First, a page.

On Friday, cameras captured former President Barack Obama maskless outside of his new home in Hawaii speaking to masked construction workers. Since then, many have criticized our nation’s 44th president for not wearing a face-covering while talking to the men working on his home.
The Daily Mail spotted Obama outside of his new Oahu mansion for the first time. The newly-built beachfront property is still being worked on, but the president recently checked in on its progress. The outlet shared that construction firm Armstrong Builders are in charge of the project, which will include three homes on the site. Additionally, the area will include two pools and an intricate security system.
The property sits on the southeastern coast of Oahu and is well-known from a popular 1980s TV show. The area was used in Magnum P.I. starring Tom Selleck from 1980 to 1988. In 2015, Obama Foundation chairman Marty Nesbitt bought the property for $8.7 million.
As Barack Obama stood outside his new Oahu home, at least four other masked men joined him. The 60-year-old looks visibly annoyed by those who photographed the group’s conversation. However, the president couldn’t have guessed the backlash he’d receive in the coming days. Many have called Obama a hypocrite for not wearing a face covering. But in Hawaii, you aren’t required to wear a mask while outside.
Critics took to social media over the weekend to voice their opinion about the former president. Conservative outlets also called out Obama for not wearing a mask while others near him covered their faces.
“Maskless Obama spotted talking to masked-up construction workers building his new beachfront mansion on Oahu,” FOX News wrote on Instagram.
Neither Michelle nor Barack Obama have commented on the photos so far.
Further Controversy Surrounding Barack Obama’s Oahu Property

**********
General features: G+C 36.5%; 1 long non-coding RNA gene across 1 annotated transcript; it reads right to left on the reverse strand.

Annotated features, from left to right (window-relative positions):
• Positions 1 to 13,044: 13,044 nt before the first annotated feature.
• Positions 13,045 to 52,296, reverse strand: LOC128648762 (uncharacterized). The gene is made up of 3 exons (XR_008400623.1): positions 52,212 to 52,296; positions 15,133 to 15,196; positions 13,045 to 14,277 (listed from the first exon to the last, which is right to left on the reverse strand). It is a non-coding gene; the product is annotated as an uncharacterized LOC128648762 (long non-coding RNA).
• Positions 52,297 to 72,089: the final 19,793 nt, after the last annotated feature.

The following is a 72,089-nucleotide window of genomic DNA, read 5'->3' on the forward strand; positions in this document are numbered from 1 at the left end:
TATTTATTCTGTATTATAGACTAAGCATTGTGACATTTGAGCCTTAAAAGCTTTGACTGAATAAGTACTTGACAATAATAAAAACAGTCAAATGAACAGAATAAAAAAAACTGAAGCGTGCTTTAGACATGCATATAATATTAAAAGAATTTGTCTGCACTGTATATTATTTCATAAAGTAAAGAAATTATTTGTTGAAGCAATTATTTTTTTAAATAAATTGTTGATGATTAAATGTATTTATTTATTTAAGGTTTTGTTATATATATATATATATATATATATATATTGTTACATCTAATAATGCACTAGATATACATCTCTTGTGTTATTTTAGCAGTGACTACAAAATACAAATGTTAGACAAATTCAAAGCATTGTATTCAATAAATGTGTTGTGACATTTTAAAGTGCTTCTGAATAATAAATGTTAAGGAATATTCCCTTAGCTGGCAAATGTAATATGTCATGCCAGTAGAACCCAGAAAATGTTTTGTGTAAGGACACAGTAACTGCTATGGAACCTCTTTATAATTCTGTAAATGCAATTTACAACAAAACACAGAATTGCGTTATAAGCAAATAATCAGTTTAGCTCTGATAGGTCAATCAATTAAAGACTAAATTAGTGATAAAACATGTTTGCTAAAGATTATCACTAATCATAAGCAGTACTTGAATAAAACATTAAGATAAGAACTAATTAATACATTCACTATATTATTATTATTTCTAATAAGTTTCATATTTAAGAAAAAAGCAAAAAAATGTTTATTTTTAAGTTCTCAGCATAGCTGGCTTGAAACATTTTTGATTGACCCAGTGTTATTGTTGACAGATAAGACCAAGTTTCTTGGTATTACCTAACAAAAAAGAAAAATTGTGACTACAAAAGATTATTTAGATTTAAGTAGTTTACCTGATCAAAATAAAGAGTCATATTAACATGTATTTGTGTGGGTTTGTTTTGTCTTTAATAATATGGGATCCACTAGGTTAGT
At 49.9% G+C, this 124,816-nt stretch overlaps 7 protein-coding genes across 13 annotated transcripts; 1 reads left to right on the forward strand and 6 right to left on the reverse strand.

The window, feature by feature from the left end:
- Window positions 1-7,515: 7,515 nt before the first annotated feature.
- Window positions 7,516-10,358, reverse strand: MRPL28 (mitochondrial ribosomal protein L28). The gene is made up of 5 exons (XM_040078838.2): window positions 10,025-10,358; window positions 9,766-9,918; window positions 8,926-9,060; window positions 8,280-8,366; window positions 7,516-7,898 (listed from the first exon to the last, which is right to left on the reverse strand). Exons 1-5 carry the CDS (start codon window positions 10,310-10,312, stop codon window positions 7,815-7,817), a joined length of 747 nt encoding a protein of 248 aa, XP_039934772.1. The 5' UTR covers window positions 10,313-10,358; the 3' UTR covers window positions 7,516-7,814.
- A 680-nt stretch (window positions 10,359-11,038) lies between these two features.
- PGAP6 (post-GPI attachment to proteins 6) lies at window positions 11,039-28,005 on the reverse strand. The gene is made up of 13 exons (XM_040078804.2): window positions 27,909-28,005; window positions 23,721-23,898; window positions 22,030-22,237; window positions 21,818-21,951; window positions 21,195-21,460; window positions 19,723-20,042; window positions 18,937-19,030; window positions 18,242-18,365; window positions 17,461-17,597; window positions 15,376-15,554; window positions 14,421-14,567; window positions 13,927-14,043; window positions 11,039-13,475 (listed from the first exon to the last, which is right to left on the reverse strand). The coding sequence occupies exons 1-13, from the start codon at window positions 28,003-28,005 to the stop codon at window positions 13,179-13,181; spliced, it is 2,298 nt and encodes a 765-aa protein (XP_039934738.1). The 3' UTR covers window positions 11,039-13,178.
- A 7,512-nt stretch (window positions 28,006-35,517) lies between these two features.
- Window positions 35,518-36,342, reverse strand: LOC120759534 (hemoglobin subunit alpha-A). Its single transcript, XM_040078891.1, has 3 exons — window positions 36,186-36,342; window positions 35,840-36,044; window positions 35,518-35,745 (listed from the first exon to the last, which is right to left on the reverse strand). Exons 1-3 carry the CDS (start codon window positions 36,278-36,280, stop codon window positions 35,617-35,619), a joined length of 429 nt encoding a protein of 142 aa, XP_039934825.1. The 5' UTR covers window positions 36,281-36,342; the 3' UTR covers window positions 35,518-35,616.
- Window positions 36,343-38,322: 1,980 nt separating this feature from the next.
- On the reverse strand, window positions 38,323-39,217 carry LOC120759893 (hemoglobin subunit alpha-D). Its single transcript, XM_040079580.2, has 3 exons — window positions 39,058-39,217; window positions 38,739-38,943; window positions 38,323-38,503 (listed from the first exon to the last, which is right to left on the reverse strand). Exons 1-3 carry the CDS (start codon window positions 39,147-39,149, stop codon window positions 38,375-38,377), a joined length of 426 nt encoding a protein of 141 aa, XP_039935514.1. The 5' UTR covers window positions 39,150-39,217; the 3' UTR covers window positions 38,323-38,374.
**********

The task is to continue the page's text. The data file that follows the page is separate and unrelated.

The maskless photos of former President Barack Obama have caused quite a stir in recent days. Yet it’s not the only controversy that has surrounded the Oahu property since they bought it.
In 2020, reports revealed that construction on the home utilized a loophole to allow a preexisting seawall to remain on the property. According to local policies designed to preserve Hawaii’s natural coastlines, seawalls are not allowed. The walls supposedly cause beach erosion and coastal damage. They can also impact the natural flow of the ocean.
Yet beachfront property owners in Hawaii often bypass the local laws through loopholes. In fact, before owners sold the property in 2015, they obtained an easement for $61,400. According to the Daily Mail, the easement is a 55-year lease that allows the private property owner to keep the seawall erected.
Many criticized the easement after news broke that the property would retain the seawall. But the easement isn’t a rare case in Hawaii despite local policies. In the last 20 years, local officials have awarded similar easements to 120 properties. While the easements aren’t a new thing, Barack Obama and his family have faced plenty of backlash in recent history over their new home.